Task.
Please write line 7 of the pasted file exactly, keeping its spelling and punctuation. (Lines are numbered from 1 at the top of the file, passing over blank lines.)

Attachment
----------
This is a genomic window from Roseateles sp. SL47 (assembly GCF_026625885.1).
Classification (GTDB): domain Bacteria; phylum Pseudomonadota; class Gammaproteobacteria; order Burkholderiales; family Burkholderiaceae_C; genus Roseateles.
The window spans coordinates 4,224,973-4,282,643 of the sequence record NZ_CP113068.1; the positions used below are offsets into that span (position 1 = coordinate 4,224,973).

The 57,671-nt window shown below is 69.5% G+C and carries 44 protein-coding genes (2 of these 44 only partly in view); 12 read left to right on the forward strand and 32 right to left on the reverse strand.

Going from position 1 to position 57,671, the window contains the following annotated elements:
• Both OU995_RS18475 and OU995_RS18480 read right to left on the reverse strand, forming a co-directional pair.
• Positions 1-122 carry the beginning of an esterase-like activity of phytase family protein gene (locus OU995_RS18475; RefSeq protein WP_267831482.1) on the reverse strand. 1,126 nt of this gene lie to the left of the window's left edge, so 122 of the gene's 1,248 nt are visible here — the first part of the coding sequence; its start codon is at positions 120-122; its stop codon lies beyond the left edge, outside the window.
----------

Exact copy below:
• Positions 1-122 carry the beginning of an esterase-like activity of phytase family protein gene (locus OU995_RS18475; RefSeq protein WP_267831482.1) on the reverse strand. 1,126 nt of this gene lie to the left of the window's left edge, so 122 of the gene's 1,248 nt are visible here — the first part of the coding sequence; its start codon is at positions 120-122; its stop codon lies beyond the left edge, outside the window.